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5.3.2 Plymouth Sound to Fowey: Main Activities and Uses

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Plymouth Sound is heavily used by naval and other military operations, commercial shipping and the fishing industry.

The case study area adjoins one of the world’s busiest shipping routes, the English Channel. Plymouth hosts the UK’s largest naval base, as well as having a commercial and a fishing port. Other parts of the case study site are used for coastal cargo and cruise shipping, although this is limited by the small size and available infrastructure of the other harbours in the area, Fowey and Looe. Commercial fishing vessels also operate out of Fowey and Looe, as well as Polperro. Military exercises take place on the coast at Whitsand Bay and Tregantle Fort and offshore along the case study.

 

5 3   Pixabay continental ferry 413859 1280

 

Like much of the rest Cornwall and Devon, tourism and recreation are an important activity throughout the year, but concentrated in the summer season and shoulder months.

The following figure illustrates some of the coastal and marine recreational activities that occur in the case study area. Running through the entire stretch of the study site is the South West Coast Path, providing access to this part of the Cornish coast and its many beaches.

Walkers and visitor numbers vary along the path’s route, with the easterly sections of the coast path to Rame Head less well visited.

The towns of Looe, Polperro and Fowey are significant tourist attractions. Indeed, Fowey Harbour receives a growing number of cruise ship visits each year.

The area is considered important from a maritime cultural heritage perspective, due the large number of wrecks within the site. Scuba diving associated with these wrecks, including the HMS Scylla artificial reef. Yachting and recreational boating are also very popular with associated moorings, marinas and slipways.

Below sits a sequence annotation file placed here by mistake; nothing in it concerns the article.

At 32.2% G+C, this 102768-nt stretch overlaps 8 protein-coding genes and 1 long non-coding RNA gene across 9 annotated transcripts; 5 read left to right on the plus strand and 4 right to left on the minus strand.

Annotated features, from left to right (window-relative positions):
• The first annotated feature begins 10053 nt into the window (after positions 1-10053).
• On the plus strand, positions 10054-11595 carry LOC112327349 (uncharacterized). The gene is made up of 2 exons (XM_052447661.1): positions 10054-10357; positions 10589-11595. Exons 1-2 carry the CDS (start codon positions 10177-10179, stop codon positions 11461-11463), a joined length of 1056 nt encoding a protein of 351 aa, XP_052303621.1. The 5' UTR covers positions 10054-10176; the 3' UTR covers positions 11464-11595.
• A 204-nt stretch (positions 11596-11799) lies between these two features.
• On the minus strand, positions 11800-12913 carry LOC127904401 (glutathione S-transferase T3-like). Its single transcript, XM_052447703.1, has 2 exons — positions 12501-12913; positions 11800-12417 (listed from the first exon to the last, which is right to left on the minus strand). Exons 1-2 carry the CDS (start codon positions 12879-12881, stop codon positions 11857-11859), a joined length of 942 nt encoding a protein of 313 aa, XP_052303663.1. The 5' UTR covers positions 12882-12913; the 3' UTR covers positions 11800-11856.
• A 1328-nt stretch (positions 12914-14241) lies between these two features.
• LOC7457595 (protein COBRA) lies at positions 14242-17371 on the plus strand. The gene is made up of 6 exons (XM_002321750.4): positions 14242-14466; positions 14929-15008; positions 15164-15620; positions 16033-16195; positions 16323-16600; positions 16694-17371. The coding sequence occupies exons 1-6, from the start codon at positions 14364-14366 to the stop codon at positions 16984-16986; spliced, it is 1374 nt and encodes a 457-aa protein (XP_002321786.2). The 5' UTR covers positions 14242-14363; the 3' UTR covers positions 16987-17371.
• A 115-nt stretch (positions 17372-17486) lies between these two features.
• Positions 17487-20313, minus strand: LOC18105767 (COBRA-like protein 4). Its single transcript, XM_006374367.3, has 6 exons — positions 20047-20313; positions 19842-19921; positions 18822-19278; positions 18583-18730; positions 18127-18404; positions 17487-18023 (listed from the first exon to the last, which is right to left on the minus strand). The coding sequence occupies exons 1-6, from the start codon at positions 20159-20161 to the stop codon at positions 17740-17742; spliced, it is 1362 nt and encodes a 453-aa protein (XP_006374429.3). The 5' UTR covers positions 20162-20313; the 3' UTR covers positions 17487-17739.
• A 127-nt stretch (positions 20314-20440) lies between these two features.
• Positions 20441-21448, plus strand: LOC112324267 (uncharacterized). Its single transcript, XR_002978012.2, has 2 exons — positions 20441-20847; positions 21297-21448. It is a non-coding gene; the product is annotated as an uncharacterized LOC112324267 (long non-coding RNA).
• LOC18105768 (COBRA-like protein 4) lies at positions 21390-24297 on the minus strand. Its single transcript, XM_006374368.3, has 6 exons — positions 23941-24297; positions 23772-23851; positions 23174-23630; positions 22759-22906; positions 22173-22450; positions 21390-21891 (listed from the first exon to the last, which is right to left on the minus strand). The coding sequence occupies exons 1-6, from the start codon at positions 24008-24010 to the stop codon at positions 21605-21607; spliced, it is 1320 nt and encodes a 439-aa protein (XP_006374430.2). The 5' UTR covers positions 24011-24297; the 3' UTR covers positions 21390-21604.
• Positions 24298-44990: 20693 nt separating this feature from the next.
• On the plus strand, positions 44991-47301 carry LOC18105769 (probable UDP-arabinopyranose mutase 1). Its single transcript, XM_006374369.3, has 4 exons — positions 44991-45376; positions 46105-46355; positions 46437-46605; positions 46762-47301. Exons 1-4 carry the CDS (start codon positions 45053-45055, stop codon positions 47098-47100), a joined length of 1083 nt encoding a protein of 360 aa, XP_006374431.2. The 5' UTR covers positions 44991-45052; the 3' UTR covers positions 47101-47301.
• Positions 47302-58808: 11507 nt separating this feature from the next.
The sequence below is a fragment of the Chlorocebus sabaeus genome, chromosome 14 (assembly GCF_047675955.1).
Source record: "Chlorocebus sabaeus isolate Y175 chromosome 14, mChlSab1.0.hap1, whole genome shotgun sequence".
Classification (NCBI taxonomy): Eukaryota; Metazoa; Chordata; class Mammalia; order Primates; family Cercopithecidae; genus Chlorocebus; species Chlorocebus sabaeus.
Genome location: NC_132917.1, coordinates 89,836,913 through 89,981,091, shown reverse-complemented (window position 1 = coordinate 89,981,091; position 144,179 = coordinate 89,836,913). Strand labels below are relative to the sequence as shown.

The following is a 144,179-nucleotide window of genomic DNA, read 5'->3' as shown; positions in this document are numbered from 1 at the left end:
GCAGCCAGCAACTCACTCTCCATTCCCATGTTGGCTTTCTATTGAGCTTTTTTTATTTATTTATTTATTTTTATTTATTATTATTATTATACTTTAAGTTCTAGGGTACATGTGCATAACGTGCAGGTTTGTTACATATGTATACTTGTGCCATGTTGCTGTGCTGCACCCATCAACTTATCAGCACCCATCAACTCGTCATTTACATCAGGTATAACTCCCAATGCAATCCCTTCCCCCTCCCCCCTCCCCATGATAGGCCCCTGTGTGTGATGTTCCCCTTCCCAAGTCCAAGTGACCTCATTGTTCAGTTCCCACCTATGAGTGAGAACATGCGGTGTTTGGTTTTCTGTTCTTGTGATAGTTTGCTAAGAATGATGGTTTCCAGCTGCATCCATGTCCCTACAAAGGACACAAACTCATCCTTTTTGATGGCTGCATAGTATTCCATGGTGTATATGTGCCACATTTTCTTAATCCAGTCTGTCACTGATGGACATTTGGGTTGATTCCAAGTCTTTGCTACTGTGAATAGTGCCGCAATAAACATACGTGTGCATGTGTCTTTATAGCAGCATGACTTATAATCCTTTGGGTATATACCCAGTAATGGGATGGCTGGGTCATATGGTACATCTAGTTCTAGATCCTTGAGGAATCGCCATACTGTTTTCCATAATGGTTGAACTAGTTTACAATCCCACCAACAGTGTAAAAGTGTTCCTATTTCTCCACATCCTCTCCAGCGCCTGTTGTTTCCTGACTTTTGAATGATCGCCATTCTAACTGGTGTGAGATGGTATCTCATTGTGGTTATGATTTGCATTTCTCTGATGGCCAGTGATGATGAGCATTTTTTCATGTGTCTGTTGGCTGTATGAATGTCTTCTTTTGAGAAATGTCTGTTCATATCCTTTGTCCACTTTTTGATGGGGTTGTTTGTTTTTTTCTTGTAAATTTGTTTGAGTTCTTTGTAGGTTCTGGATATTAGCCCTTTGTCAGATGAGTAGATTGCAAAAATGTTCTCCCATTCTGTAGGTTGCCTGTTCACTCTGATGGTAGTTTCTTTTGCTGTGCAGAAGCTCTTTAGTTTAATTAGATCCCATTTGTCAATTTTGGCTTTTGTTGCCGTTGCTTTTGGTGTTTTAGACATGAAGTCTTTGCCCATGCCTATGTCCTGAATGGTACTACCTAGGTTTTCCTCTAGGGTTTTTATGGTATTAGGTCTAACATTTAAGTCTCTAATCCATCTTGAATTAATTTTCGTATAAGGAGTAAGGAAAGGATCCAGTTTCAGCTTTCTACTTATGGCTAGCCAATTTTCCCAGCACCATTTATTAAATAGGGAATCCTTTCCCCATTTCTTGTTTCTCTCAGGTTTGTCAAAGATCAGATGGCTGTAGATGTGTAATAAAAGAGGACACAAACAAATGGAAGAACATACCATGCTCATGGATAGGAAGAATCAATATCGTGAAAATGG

Both shore-based and boat-based angling occurs, with a number of angling competitions held throughout the year. There are a number of culturally significant landmarks in the area including the Eddystone lighthouse, Plymouth Breakwater, Rame Head Chapel, Tregantle Fort and St Catherines Castle. The area has long been an inspiration for art and literature.

A range of commercial fishing occurs, including demersal and benthic, along with potting and traps for shellfish.

Within the case study there are two designated areas for disposing of estuarine dredged sediments. One spoil site is situated south west of Rame Head, the other South East of Gribben Head.

 

5 3 2  Map of activities sitesFigure: Map showing a number of recreational sites within the case study (MBA-DASSH, 2014)

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